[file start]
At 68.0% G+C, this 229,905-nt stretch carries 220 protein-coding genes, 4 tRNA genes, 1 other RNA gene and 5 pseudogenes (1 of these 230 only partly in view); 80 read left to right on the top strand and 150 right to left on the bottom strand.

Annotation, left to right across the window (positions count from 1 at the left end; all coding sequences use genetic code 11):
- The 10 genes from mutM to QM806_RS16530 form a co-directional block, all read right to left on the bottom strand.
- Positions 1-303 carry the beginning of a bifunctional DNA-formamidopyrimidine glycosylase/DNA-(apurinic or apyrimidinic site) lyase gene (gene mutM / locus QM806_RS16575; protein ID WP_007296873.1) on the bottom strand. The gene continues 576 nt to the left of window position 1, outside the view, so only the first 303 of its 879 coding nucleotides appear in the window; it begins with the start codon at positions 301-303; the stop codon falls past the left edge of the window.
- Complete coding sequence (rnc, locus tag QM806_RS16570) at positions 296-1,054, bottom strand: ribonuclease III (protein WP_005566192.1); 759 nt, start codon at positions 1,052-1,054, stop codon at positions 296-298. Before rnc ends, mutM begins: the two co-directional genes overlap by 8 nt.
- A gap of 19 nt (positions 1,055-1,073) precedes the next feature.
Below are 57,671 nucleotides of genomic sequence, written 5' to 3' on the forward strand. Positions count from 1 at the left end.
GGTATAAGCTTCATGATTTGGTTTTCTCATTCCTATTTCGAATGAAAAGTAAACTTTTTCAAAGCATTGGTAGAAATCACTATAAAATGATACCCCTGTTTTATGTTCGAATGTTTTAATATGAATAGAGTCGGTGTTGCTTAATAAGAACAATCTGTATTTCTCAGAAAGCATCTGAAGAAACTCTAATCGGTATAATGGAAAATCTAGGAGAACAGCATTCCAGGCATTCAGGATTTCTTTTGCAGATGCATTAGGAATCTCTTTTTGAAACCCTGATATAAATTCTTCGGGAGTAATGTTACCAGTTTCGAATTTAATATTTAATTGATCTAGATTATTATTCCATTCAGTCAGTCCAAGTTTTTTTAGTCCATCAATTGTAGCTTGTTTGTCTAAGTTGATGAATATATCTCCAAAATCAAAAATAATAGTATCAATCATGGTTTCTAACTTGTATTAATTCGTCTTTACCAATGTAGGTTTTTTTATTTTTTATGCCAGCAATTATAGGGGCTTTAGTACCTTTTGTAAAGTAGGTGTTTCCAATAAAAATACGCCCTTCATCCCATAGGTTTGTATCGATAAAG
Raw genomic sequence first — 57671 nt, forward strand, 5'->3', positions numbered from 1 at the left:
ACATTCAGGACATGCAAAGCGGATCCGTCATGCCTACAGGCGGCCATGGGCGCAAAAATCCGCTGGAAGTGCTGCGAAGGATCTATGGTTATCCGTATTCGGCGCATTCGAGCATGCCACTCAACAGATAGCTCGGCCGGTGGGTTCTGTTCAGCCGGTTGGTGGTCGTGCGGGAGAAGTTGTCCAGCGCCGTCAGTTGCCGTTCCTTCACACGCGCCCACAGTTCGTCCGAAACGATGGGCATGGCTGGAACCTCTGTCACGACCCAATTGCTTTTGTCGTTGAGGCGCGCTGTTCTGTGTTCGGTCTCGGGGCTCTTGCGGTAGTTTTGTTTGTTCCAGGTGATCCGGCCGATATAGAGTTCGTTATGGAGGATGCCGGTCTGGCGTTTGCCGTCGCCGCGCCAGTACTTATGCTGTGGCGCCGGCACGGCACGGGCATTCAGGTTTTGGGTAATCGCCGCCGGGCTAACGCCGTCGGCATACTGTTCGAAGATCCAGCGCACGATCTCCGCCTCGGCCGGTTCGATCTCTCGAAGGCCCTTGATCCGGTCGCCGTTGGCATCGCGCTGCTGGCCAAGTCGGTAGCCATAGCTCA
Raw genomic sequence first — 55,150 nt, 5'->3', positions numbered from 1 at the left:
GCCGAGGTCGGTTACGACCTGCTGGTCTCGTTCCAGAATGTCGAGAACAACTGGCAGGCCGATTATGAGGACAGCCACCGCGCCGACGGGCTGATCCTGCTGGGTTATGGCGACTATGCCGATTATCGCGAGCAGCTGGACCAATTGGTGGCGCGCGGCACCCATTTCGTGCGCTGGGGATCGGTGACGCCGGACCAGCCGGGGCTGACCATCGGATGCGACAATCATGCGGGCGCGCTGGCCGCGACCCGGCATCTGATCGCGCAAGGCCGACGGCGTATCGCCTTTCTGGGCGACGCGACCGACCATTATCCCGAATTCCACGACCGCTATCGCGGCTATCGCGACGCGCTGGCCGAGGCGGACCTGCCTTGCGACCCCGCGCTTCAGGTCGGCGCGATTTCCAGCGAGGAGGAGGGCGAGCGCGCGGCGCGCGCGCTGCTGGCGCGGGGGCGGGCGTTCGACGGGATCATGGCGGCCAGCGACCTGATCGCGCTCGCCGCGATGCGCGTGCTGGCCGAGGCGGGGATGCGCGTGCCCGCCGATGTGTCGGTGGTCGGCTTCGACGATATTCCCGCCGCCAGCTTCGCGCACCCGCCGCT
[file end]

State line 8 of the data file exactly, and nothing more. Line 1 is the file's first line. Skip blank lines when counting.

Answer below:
GGTATAAGCTTCATGATTTGGTTTTCTCATTCCTATTTCGAATGAAAAGTAAACTTTTTCAAAGCATTGGTAGAAATCACTATAAAATGATACCCCTGTTTTATGTTCGAATGTTTTAATATGAATAGAGTCGGTGTTGCTTAATAAGAACAATCTGTATTTCTCAGAAAGCATCTGAAGAAACTCTAATCGGTATAATGGAAAATCTAGGAGAACAGCATTCCAGGCATTCAGGATTTCTTTTGCAGATGCATTAGGAATCTCTTTTTGAAACCCTGATATAAATTCTTCGGGAGTAATGTTACCAGTTTCGAATTTAATATTTAATTGATCTAGATTATTATTCCATTCAGTCAGTCCAAGTTTTTTTAGTCCATCAATTGTAGCTTGTTTGTCTAAGTTGATGAATATATCTCCAAAATCAAAAATAATAGTATCAATCATGGTTTCTAACTTGTATTAATTCGTCTTTACCAATGTAGGTTTTTTTATTTTTTATGCCAGCAATTATAGGGGCTTTAGTACCTTTTGTAAAGTAGGTGTTTCCAATAAAAATACGCCCTTCATCCCATAGGTTTGTATCGATAAAG